A CANCER researcher’s heartbreaking quest to find a treatment for his daughter’s incurable brain cancer has led to an outpouring of donations.
Since The Sunday Telegraph revealed Dr Matt Dun’s personal crusade last Sunday, more than $60,000 has been donated to his Run DIPG Gofundme account.
The Newcastle-based cancer researcher is self-funding a world-first study into the deadliest of all childhood brain cancers, diffuse intrinsic pontine glioma (DIPG).
His three-year-old daughter Josephine was diagnosed in February. It has a survival rate of just 10 months.
DIPG kills about 20 kids in Australia a year and research has not improved survival rates.
Dr Dun is mapping the protein sequences of DIPG in the hope of finding drugs that work by attacking the proteins expressed by DIPG tumours.
Although he has the support of world leaders in DIPG, he does not have time to apply for grants and strict protocols would eliminate him because his expertise is leukaemia, not brain cancer.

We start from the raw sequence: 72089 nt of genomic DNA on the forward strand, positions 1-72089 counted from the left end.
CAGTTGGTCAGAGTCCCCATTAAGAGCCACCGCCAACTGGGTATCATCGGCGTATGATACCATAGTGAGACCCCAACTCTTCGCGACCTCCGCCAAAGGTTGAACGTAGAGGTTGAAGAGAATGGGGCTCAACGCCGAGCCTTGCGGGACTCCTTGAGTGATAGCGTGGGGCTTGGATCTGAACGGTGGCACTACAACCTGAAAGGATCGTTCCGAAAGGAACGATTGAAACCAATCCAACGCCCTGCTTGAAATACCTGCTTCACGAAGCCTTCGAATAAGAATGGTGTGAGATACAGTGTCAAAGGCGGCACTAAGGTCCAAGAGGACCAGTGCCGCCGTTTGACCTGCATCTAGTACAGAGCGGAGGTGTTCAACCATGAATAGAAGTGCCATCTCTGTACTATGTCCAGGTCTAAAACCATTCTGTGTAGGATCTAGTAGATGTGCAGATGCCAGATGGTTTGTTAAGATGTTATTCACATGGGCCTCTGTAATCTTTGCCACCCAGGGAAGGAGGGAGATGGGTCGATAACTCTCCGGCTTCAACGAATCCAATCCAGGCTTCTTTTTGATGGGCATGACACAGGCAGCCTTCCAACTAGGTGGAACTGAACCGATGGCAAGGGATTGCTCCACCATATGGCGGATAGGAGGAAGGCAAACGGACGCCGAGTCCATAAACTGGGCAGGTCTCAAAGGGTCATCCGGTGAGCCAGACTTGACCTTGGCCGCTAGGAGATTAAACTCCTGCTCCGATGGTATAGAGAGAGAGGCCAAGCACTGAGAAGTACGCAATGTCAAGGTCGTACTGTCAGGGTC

“We are incredibly humbled by the generosity of the Australian people. The fact that this affects children, we all need to do something for future families and this has given us a leg-up for future research,” Dr Dun said.
“There has to be something in the fact this proteome (the sequence of proteins in DIPG) hasn’t been done before.
“There’s been over 50 clinical trials and they have not added one extra day of survival.
“Cracking open these cells and finding out how they communicate will give the clues needed to treat this beast.”
Dr Dun needs $100,000-$200,000 to pay for salaries to conduct the research.
To help: www.gofundme.com/wcac68-run-dipg
Originally published as Readers help dad’s quest to save girl